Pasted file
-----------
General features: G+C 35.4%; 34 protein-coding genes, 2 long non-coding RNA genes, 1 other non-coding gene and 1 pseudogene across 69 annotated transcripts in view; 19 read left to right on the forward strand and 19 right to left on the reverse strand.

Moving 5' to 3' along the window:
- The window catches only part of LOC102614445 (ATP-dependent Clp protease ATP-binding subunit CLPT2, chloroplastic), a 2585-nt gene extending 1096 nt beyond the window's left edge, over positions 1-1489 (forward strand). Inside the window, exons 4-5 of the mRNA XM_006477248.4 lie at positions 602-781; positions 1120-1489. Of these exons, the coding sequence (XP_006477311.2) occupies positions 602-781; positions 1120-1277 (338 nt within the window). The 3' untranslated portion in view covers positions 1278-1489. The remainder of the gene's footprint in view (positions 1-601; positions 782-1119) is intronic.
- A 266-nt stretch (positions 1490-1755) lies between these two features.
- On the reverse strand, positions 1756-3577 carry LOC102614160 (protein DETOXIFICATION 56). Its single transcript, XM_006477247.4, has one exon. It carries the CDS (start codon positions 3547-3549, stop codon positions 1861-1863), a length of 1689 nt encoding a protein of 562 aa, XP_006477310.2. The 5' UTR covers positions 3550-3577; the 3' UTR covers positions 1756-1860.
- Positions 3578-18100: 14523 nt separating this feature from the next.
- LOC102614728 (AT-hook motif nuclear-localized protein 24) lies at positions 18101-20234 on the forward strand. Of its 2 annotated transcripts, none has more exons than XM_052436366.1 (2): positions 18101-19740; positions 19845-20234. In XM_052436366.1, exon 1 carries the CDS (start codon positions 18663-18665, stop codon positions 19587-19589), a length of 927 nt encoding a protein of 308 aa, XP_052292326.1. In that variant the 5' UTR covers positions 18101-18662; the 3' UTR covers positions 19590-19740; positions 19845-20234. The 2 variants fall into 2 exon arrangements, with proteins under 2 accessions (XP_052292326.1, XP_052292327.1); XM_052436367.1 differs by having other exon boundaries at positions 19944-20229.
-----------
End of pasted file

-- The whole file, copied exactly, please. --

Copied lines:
General features: G+C 35.4%; 34 protein-coding genes, 2 long non-coding RNA genes, 1 other non-coding gene and 1 pseudogene across 69 annotated transcripts in view; 19 read left to right on the forward strand and 19 right to left on the reverse strand.

Moving 5' to 3' along the window:
- The window catches only part of LOC102614445 (ATP-dependent Clp protease ATP-binding subunit CLPT2, chloroplastic), a 2585-nt gene extending 1096 nt beyond the window's left edge, over positions 1-1489 (forward strand). Inside the window, exons 4-5 of the mRNA XM_006477248.4 lie at positions 602-781; positions 1120-1489. Of these exons, the coding sequence (XP_006477311.2) occupies positions 602-781; positions 1120-1277 (338 nt within the window). The 3' untranslated portion in view covers positions 1278-1489. The remainder of the gene's footprint in view (positions 1-601; positions 782-1119) is intronic.
- A 266-nt stretch (positions 1490-1755) lies between these two features.
- On the reverse strand, positions 1756-3577 carry LOC102614160 (protein DETOXIFICATION 56). Its single transcript, XM_006477247.4, has one exon. It carries the CDS (start codon positions 3547-3549, stop codon positions 1861-1863), a length of 1689 nt encoding a protein of 562 aa, XP_006477310.2. The 5' UTR covers positions 3550-3577; the 3' UTR covers positions 1756-1860.
- Positions 3578-18100: 14523 nt separating this feature from the next.
- LOC102614728 (AT-hook motif nuclear-localized protein 24) lies at positions 18101-20234 on the forward strand. Of its 2 annotated transcripts, none has more exons than XM_052436366.1 (2): positions 18101-19740; positions 19845-20234. In XM_052436366.1, exon 1 carries the CDS (start codon positions 18663-18665, stop codon positions 19587-19589), a length of 927 nt encoding a protein of 308 aa, XP_052292326.1. In that variant the 5' UTR covers positions 18101-18662; the 3' UTR covers positions 19590-19740; positions 19845-20234. The 2 variants fall into 2 exon arrangements, with proteins under 2 accessions (XP_052292326.1, XP_052292327.1); XM_052436367.1 differs by having other exon boundaries at positions 19944-20229.